ing day. While you’re out doing your investigations, the other


officer decides to stop at the local convenient market for a


sandwich and coffee. He picks up what he wants, waves to


the owner, and returns to the police vehicle—without paying


for the items. When you ask him about it, he says that he


has an “arrangement” with the owner and not to worry about


it. He explains that he and the store owner help each other


out (meaning the officer provides additional protection to the


store in exchange for the food). Finally, he


says, “If you’re hungry, go inside and pick up what you want.”


What do you do and what concerns do you have? Explain


your answers.


Ethical Dilemma 4: Reporting a Deal


You happen to be in the courthouse during the trial of some


of the members of the gun advocacy group. As you walk by


the chambers of the judge who is presiding over the trial of


this case, you overhear the judge and the chief prosecutor


discussing the case. The judge is talking about one of the


defendants in the case and is making some very derogatory


comments. In the past, you’ve often appeared in trials before


this judge, and you’ve always felt he has been fair and impar-


tial to all involved. In this case, however, you’re concerned that


the judge and prosecutor may be engaging in inappropriate


activity. This situation is particularly troublesome because


the trial is proceeding at the request of all parties as a bench


trial, with the decision being rendered by the judge without


the benefit of a jury. What would you do? Explain your answer.


Ethics in Criminal Justice




Ethical Dilemma 5: Breaking Prison Rules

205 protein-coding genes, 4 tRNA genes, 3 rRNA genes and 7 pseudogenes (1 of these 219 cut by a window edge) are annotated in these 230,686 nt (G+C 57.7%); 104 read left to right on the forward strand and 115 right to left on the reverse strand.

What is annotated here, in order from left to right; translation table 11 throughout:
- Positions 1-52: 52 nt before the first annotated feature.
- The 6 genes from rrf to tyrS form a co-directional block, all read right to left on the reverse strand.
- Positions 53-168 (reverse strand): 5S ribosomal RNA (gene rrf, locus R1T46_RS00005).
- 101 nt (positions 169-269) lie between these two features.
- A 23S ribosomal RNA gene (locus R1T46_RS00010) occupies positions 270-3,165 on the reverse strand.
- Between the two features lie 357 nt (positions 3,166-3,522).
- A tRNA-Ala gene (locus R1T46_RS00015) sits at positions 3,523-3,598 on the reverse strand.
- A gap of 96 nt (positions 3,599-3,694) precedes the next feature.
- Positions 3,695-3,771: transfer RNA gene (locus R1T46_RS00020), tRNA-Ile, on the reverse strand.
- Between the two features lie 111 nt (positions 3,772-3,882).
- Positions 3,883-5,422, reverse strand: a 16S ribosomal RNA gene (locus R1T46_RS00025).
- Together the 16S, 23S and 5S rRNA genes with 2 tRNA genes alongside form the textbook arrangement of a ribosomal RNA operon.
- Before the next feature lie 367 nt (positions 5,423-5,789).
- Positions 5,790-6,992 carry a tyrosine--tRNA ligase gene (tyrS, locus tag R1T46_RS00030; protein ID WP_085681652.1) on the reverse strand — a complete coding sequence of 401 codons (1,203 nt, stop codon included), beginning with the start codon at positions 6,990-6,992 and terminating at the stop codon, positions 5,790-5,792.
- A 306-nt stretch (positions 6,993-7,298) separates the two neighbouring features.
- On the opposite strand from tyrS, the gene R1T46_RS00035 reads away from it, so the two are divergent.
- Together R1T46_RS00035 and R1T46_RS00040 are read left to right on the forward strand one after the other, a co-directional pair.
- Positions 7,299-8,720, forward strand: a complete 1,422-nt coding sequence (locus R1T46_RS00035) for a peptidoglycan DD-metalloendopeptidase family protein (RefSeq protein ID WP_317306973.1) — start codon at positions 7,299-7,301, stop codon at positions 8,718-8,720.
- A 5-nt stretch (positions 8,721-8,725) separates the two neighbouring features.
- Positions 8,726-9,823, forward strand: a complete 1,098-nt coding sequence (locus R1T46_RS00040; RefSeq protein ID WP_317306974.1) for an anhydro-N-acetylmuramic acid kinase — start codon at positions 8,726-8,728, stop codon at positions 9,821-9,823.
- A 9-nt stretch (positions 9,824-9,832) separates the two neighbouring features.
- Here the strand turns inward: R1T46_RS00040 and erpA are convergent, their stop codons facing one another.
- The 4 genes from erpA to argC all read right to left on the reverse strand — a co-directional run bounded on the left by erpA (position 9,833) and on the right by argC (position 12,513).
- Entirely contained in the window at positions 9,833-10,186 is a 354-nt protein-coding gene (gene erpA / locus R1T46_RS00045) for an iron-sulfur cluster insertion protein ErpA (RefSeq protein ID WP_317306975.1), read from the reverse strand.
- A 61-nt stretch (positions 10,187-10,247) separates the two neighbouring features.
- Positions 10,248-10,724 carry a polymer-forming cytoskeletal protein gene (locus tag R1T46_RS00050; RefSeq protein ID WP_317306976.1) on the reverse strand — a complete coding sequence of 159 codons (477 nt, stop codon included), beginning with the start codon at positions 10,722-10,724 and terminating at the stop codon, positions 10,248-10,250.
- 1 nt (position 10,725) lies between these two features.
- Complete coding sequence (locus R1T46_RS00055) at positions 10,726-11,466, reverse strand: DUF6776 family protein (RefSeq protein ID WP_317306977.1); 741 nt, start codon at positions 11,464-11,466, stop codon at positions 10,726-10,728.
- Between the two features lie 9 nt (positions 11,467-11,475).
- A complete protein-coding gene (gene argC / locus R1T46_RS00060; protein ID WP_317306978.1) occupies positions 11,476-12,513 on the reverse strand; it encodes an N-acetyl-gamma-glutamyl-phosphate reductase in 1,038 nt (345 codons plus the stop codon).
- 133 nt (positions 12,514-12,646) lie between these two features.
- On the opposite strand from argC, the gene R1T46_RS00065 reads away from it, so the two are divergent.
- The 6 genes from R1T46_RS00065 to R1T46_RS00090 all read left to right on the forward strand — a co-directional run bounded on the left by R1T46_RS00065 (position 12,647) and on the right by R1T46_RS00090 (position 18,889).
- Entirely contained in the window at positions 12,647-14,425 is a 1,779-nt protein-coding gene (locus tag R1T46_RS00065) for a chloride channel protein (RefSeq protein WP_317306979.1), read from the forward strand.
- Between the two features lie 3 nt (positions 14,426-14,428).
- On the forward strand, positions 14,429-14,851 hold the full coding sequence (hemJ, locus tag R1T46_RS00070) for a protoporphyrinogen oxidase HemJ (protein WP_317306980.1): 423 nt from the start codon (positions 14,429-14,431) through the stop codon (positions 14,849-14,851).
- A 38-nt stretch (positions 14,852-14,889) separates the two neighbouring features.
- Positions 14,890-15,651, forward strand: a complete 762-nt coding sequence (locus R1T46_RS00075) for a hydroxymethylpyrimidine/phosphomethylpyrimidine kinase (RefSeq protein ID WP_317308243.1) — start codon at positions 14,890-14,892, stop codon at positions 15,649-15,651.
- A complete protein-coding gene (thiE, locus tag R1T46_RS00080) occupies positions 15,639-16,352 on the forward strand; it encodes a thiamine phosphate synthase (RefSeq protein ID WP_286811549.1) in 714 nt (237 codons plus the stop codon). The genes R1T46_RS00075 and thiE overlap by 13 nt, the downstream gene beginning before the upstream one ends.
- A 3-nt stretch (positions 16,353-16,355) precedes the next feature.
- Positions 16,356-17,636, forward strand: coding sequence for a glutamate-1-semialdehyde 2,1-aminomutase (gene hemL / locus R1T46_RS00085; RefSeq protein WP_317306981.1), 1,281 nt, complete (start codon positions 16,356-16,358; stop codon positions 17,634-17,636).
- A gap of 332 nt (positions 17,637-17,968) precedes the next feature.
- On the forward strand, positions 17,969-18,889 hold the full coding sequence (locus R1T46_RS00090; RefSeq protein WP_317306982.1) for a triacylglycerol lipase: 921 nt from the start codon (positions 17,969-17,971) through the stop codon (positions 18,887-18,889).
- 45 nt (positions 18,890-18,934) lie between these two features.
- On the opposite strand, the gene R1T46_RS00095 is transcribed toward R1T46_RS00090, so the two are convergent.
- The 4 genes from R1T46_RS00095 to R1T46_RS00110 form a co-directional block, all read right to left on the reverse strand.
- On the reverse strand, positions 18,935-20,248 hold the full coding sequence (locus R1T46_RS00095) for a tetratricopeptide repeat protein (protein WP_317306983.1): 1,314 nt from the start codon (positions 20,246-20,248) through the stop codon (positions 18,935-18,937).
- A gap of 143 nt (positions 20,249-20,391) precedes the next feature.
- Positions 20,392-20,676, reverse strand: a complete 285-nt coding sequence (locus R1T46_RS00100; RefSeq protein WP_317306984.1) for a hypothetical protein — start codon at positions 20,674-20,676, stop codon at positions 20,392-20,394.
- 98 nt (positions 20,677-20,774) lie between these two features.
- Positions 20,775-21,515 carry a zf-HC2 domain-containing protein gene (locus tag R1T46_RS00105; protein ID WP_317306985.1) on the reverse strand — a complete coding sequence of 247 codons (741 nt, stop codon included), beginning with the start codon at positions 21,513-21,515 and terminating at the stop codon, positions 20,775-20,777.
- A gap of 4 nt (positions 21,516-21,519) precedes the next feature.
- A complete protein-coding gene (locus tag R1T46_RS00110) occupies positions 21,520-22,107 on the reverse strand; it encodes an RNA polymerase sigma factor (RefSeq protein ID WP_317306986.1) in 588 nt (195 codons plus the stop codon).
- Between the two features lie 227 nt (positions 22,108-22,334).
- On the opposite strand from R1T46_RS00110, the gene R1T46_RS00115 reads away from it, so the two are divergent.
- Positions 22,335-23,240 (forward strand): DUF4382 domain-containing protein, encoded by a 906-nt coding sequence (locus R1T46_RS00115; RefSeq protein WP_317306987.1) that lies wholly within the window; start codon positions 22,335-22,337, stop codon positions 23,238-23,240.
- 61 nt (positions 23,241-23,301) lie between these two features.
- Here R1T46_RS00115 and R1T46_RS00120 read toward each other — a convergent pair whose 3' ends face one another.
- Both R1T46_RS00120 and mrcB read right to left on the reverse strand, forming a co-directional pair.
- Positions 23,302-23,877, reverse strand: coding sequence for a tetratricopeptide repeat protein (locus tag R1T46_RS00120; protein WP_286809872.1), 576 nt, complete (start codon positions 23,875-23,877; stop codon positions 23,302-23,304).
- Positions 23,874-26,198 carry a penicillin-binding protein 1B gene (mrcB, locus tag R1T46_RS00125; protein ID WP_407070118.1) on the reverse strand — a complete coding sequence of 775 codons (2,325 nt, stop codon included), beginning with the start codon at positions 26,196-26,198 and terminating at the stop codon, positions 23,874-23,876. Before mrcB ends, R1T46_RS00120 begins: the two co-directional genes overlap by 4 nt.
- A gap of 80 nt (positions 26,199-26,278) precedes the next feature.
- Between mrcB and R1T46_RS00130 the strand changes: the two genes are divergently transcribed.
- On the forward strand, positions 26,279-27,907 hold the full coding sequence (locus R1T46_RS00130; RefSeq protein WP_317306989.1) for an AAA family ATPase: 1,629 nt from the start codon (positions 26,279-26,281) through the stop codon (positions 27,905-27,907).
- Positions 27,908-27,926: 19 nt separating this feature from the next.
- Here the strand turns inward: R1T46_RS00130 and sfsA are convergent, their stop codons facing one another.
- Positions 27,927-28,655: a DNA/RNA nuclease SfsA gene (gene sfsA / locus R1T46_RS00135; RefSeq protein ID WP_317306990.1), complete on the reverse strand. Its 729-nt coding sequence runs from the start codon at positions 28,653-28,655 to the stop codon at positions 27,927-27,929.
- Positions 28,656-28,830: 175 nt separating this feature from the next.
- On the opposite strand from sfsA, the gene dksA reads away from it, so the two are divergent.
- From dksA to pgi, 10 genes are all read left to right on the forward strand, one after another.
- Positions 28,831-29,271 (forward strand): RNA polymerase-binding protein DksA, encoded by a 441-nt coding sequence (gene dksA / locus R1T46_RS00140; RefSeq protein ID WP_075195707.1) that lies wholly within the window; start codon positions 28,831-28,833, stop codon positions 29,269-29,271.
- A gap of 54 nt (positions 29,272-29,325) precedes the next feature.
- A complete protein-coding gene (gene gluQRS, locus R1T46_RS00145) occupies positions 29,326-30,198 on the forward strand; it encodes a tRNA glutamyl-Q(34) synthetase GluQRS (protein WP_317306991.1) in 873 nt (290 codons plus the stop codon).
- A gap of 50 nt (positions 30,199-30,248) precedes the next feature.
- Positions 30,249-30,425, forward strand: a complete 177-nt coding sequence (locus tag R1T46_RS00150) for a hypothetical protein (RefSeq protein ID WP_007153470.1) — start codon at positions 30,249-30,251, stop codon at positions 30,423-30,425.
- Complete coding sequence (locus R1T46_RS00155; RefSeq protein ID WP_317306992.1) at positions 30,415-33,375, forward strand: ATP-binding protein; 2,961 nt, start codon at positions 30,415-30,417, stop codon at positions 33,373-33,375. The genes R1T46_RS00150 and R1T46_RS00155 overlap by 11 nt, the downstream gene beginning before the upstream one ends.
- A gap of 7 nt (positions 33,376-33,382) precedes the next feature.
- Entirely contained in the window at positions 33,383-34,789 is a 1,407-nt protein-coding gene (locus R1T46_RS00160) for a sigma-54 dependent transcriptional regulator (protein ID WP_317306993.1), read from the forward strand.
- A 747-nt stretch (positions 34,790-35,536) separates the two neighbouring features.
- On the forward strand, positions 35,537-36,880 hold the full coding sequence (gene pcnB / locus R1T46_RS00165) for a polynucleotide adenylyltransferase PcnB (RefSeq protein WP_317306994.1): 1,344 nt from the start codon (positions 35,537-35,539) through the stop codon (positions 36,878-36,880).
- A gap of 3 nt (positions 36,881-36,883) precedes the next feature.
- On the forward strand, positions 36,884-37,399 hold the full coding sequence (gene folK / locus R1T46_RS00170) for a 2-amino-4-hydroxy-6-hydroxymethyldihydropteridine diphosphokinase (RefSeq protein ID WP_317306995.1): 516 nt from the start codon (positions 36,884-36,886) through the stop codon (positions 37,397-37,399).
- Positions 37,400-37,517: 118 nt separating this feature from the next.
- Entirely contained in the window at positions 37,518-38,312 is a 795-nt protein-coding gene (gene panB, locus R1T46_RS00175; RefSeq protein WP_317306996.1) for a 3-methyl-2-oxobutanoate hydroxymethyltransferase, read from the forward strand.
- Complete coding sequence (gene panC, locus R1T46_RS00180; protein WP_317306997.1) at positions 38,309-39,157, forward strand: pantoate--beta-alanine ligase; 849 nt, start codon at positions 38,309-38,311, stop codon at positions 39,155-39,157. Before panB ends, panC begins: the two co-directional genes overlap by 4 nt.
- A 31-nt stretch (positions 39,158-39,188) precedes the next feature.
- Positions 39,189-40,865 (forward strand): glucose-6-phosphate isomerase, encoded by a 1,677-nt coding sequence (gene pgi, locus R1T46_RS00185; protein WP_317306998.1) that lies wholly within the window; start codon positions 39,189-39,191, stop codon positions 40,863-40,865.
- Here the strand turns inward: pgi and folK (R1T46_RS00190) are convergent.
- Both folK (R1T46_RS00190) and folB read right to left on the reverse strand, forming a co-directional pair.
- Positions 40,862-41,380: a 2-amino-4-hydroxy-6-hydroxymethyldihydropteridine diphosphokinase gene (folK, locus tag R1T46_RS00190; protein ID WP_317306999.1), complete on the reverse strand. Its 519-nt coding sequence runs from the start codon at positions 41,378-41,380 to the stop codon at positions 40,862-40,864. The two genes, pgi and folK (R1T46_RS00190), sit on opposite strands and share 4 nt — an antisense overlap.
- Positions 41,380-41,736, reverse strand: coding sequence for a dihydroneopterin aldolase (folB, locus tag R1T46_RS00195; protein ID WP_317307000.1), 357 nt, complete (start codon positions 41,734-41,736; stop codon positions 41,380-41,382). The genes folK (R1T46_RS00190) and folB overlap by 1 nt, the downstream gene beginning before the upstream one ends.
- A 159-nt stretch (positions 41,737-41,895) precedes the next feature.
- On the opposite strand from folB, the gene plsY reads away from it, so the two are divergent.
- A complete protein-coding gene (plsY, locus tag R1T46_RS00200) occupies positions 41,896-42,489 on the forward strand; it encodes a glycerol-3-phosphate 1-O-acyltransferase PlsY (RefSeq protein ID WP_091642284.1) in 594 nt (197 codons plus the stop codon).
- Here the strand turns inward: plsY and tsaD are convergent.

In the course of your investigation of the gun advocacy group,


you have to go to your local county prison to question one of


the group members being held there pending trial. This par-


ticular individual has been a problem inmate and is being held


in solitary confinement. He’s to have no contact with other


members of the group. You meet with him in a private inter-


rogation room with no one else in attendance. He knows that


you generally support the group, and he does his best to


answer your questions, although his answers aren’t always as


complete as you would like. At the end of the questioning—


just before he rises to leave the room—he slips you a note


in a sealed envelope and asks that you give it to someone


who is involved in the gun advocacy group. He says it’s very


important and implores you to just hand it to the person or


drop it in the mail. He then leaves the interrogation room.


What do you do? Explain your answer.




1. Create a title page with the following information:


a. Title: Ethics in Criminal Justice


b. Your name


c. Your Student Number


d. Project number: 50176000


e. Current date


2. Prepare your answers to the ethical dilemmas in a


word-processing program. Each answer should be at


least 250 words.


3. Double-space your answers, with left and right margins


of 1 to 1.25 inches, flush left and ragged right. Use a


plain 12-point font.


Research Project




4. Incorporate and properly reference any sources of infor-


mation you’ve used to develop your answers. To cite your


sources, please follow this procedure:


a. Use in-text citations to indicate references to infor-


mation from outside sources. Include the author’s


name and the relevant page number(s) in parenthe-


ses. Here’s an example: Human beings have been


described as “symbol-using animals” (Burke 3).


b. At the end of your paper, include a Works Cited


page, listing all of the sources you’ve consulted.


Use either MLA or APA format for this page. For


information on how to prepare this page, go to the


Penn Foster Library and click on


Guidebooks andTips in the main menu.


5.Read over your work carefully. Make sure it’s professional


with correct formatting, grammar, and citations, along


with adequate support for any arguments you make.


6. Submit the final draft of your work, along with the title


page, only after you’ve completed writing your answers


to each dilemma.